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Of all the grammar errors I see, confusing who and whom is one of the most common. I suspect that, once again, it comes from teachers correcting students in school. Now, I'm not saying teachers shouldn't correct student errors, but often the corrections, at least in my case, were in favor of whom with no explanation why the who was wrong. Who is more intuitive, but when many writers are unsure which one to use, they default to one or the other depending on the errors made early on. And they may be correct at times. However, isn't it better to know how to handle these small grammatical details so you can focus on more important issues in your writing?

Luckily, figuring out whether to use who or whom is relatively simple.

Who or Whom?
When considering whether to use who or whom, you need to know if you need a subject or object pronoun. I know this can be tricky. After all, the terms in we're discussing appear in questions or inverted sentences and dependent clauses. So telling you to use who when referring to the subject of a sentence and whom for the object may help, but it still may be confusing. That's fine, because there's a quick way to figure it out.

Using Who
The easiest way to decide whether you need who or whom is to substitute who/whom for another pronoun, like he/him (or she/her). So let's try this with the following sentences:

[Who/Whom] walked through the door?

He tried to find the woman [who/whom] owned the house.

Now, you wouldn't reconstruct the first sentence as “Him walked through the door,” would you? With the second sentence, you'll want to isolate the dependent clause. That will clarify: : “[she/her] owned the house.” So the sentences should read:

Who walked through the door?

He tried to find the woman who owned the house.

Using Whom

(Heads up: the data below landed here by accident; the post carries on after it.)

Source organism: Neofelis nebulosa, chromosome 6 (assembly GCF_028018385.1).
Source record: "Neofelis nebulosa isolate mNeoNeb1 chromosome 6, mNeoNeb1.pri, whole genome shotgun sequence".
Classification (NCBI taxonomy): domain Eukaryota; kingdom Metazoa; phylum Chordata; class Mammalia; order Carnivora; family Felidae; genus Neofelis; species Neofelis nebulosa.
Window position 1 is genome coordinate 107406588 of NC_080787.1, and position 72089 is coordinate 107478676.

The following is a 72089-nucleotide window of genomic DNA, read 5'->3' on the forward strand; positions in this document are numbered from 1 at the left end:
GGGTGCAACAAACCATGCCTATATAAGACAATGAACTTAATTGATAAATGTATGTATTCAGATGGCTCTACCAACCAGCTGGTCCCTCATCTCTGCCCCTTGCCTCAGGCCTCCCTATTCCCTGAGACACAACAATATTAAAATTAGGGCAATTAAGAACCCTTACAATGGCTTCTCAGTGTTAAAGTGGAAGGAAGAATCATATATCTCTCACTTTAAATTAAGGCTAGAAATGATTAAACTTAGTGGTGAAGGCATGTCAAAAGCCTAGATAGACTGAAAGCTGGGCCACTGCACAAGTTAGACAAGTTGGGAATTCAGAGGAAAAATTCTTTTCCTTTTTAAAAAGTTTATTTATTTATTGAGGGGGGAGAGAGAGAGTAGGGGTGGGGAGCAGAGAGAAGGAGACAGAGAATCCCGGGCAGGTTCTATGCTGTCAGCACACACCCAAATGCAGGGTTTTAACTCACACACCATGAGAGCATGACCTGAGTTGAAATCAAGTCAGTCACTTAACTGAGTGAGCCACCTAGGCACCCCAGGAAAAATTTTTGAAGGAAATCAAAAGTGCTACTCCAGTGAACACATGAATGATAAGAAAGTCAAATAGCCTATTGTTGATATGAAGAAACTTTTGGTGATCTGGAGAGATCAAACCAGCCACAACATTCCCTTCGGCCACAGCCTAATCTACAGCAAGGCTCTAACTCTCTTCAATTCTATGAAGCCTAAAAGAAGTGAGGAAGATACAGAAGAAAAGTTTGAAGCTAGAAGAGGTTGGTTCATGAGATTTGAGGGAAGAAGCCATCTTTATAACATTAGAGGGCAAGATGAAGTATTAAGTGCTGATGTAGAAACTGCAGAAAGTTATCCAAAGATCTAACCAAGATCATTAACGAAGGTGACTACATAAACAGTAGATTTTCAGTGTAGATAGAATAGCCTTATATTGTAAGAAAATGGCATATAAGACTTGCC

The examples above illustrated when to use who. But what about whom? Let's look at another example:

[Who/whom] did you have lunch with?

This one's a bit trickier, but taking a moment to rewrite it as a declarative sentence will help:

You had lunch with [he/him].

Does that help? So the original question should read:

Whom did you have lunch with?


Remember the M
I initially recommended to replace who/whom with he/him for a few reasons. First, it makes deciding whether you need a subject or an object easier. Also, simplistic as this sounds, the m in him should be an easy reminder to use whom. If you don't have an m, use who.


 
 
After my previous post on two commonly used relative pronouns, this topic seems appropriate. And while this one seems intuitive for me, I often see evidence that it isn't the case for other writers. So when should you use the relative pronoun who rather than that? For some writers and editors, the rule is straightforward enough that its “misuse” is a pet peeve, but others play fast and loose with it. But like so many other grammar rules, it's not always black-and-white, and there are a few exceptions.

Consider the sentences below:

Kate went shopping with her friend that needed a new suit.

David mowed the law for his neighbor that was out of town.

So what's wrong with them? Grammatically, they are indeed correct. That can, in fact, refer to people, especially if the relative clause is restrictive. However, that doesn't mean that it's the best relative pronoun to use in this context. Compare the sentences above to the following:

Kate went shopping with her friend who needed a new suit.

David mowed the lawn for his neighbor who was out of town.

Even those who aren't strict about this rule will admit that they read much better. Many style books would favor these versions of the sentences as well. Keep the following guidelines in mind as you determine whether to use that or who.

When to Use Who
As a relative pronoun, who is fairly limited. Who (as well as its inflections whose and whom) can only be used to refer to people or entities equated with people (like deities and occasionally pets). It should not be used when referring to things or animals.

I followed the girl who was running down the street.

When to Use That
That can refer to animals, things, and people and should be used when the clause is restrictive. While that can be used to refer to human beings, it is not the preference. The following is a correct use of that:

Bill found the car that he wanted.

So if you have the option of that or who in certain contexts, what's the problem? You'd probably get different answers depending on who you ask. But for me, using that in reference to people is similar to referring to someone using the pronoun it. You wouldn't do that, would you? It would make that person seem less human.

Exception to the Rule
As you've come to expect with grammar rules, there is an exception . While you should use who in reference to people whenever possible, that can (and should) be used when the sentence has more than one relative clause and who has already been used. This will help avoid awkwardness and repetition.

That is the woman who shared her apartment with the man that took her money.

Keep these guidelines in mind when you need to use relative pronouns.